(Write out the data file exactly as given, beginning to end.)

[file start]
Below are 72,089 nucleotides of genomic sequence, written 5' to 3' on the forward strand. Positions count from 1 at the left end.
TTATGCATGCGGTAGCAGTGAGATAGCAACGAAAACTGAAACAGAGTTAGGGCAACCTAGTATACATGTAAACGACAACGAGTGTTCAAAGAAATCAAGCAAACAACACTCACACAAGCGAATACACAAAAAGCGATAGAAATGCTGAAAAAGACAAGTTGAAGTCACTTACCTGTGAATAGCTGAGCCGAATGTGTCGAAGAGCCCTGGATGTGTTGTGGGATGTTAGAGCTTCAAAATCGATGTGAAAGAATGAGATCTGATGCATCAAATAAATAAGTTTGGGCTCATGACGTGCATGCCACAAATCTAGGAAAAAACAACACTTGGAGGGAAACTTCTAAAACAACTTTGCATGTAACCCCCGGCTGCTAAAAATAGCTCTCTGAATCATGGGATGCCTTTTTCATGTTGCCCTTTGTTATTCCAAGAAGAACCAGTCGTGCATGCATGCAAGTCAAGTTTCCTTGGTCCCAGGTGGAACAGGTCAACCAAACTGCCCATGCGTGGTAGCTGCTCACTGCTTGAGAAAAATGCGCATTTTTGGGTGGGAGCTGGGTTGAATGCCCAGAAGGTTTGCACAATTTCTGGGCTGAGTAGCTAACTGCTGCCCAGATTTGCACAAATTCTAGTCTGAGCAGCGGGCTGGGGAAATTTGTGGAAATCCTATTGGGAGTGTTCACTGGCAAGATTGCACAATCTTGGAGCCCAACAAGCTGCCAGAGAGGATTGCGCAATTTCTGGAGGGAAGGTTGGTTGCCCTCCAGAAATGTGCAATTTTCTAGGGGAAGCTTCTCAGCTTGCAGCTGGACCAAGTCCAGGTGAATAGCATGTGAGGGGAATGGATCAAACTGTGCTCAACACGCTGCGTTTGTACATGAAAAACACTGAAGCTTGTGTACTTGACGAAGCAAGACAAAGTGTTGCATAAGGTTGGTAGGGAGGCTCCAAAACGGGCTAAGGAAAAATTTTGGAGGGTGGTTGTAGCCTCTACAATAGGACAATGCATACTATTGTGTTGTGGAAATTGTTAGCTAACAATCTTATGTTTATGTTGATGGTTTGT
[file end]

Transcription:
Below are 72,089 nucleotides of genomic sequence, written 5' to 3' on the forward strand. Positions count from 1 at the left end.
TTATGCATGCGGTAGCAGTGAGATAGCAACGAAAACTGAAACAGAGTTAGGGCAACCTAGTATACATGTAAACGACAACGAGTGTTCAAAGAAATCAAGCAAACAACACTCACACAAGCGAATACACAAAAAGCGATAGAAATGCTGAAAAAGACAAGTTGAAGTCACTTACCTGTGAATAGCTGAGCCGAATGTGTCGAAGAGCCCTGGATGTGTTGTGGGATGTTAGAGCTTCAAAATCGATGTGAAAGAATGAGATCTGATGCATCAAATAAATAAGTTTGGGCTCATGACGTGCATGCCACAAATCTAGGAAAAAACAACACTTGGAGGGAAACTTCTAAAACAACTTTGCATGTAACCCCCGGCTGCTAAAAATAGCTCTCTGAATCATGGGATGCCTTTTTCATGTTGCCCTTTGTTATTCCAAGAAGAACCAGTCGTGCATGCATGCAAGTCAAGTTTCCTTGGTCCCAGGTGGAACAGGTCAACCAAACTGCCCATGCGTGGTAGCTGCTCACTGCTTGAGAAAAATGCGCATTTTTGGGTGGGAGCTGGGTTGAATGCCCAGAAGGTTTGCACAATTTCTGGGCTGAGTAGCTAACTGCTGCCCAGATTTGCACAAATTCTAGTCTGAGCAGCGGGCTGGGGAAATTTGTGGAAATCCTATTGGGAGTGTTCACTGGCAAGATTGCACAATCTTGGAGCCCAACAAGCTGCCAGAGAGGATTGCGCAATTTCTGGAGGGAAGGTTGGTTGCCCTCCAGAAATGTGCAATTTTCTAGGGGAAGCTTCTCAGCTTGCAGCTGGACCAAGTCCAGGTGAATAGCATGTGAGGGGAATGGATCAAACTGTGCTCAACACGCTGCGTTTGTACATGAAAAACACTGAAGCTTGTGTACTTGACGAAGCAAGACAAAGTGTTGCATAAGGTTGGTAGGGAGGCTCCAAAACGGGCTAAGGAAAAATTTTGGAGGGTGGTTGTAGCCTCTACAATAGGACAATGCATACTATTGTGTTGTGGAAATTGTTAGCTAACAATCTTATGTTTATGTTGATGGTTTGT